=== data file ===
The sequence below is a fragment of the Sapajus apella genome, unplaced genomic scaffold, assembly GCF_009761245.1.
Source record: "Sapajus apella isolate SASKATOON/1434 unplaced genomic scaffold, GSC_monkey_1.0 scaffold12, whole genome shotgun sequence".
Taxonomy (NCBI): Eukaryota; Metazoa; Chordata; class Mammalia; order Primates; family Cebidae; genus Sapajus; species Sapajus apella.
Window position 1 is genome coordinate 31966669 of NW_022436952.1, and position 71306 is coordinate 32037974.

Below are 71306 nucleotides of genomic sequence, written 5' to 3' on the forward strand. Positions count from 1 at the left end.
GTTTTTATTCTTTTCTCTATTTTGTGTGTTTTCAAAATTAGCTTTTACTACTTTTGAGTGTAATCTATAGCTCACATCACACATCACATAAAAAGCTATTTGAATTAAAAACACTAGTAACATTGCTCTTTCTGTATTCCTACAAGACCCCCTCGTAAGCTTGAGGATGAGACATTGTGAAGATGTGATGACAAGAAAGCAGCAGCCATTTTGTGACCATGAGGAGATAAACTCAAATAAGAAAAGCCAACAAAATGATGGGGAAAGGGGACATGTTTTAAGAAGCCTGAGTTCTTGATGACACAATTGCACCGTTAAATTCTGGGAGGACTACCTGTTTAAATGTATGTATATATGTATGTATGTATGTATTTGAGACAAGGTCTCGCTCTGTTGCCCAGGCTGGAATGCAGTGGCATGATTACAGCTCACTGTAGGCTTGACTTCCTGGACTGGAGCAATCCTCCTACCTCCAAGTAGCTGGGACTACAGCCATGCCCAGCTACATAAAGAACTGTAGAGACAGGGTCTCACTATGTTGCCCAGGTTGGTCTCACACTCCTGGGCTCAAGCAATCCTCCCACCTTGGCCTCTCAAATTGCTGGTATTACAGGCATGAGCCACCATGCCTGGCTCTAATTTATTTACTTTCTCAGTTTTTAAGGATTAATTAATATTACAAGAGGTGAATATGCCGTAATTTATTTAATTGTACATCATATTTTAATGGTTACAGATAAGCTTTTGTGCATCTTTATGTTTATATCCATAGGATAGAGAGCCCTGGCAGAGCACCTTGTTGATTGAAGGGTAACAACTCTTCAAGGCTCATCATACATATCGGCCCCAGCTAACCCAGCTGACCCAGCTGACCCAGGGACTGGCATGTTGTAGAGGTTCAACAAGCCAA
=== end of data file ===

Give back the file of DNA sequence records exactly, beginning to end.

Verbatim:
The sequence below is a fragment of the Sapajus apella genome, unplaced genomic scaffold, assembly GCF_009761245.1.
Source record: "Sapajus apella isolate SASKATOON/1434 unplaced genomic scaffold, GSC_monkey_1.0 scaffold12, whole genome shotgun sequence".
Taxonomy (NCBI): Eukaryota; Metazoa; Chordata; class Mammalia; order Primates; family Cebidae; genus Sapajus; species Sapajus apella.
Window position 1 is genome coordinate 31966669 of NW_022436952.1, and position 71306 is coordinate 32037974.

Below are 71306 nucleotides of genomic sequence, written 5' to 3' on the forward strand. Positions count from 1 at the left end.
GTTTTTATTCTTTTCTCTATTTTGTGTGTTTTCAAAATTAGCTTTTACTACTTTTGAGTGTAATCTATAGCTCACATCACACATCACATAAAAAGCTATTTGAATTAAAAACACTAGTAACATTGCTCTTTCTGTATTCCTACAAGACCCCCTCGTAAGCTTGAGGATGAGACATTGTGAAGATGTGATGACAAGAAAGCAGCAGCCATTTTGTGACCATGAGGAGATAAACTCAAATAAGAAAAGCCAACAAAATGATGGGGAAAGGGGACATGTTTTAAGAAGCCTGAGTTCTTGATGACACAATTGCACCGTTAAATTCTGGGAGGACTACCTGTTTAAATGTATGTATATATGTATGTATGTATGTATTTGAGACAAGGTCTCGCTCTGTTGCCCAGGCTGGAATGCAGTGGCATGATTACAGCTCACTGTAGGCTTGACTTCCTGGACTGGAGCAATCCTCCTACCTCCAAGTAGCTGGGACTACAGCCATGCCCAGCTACATAAAGAACTGTAGAGACAGGGTCTCACTATGTTGCCCAGGTTGGTCTCACACTCCTGGGCTCAAGCAATCCTCCCACCTTGGCCTCTCAAATTGCTGGTATTACAGGCATGAGCCACCATGCCTGGCTCTAATTTATTTACTTTCTCAGTTTTTAAGGATTAATTAATATTACAAGAGGTGAATATGCCGTAATTTATTTAATTGTACATCATATTTTAATGGTTACAGATAAGCTTTTGTGCATCTTTATGTTTATATCCATAGGATAGAGAGCCCTGGCAGAGCACCTTGTTGATTGAAGGGTAACAACTCTTCAAGGCTCATCATACATATCGGCCCCAGCTAACCCAGCTGACCCAGCTGACCCAGGGACTGGCATGTTGTAGAGGTTCAACAAGCCAA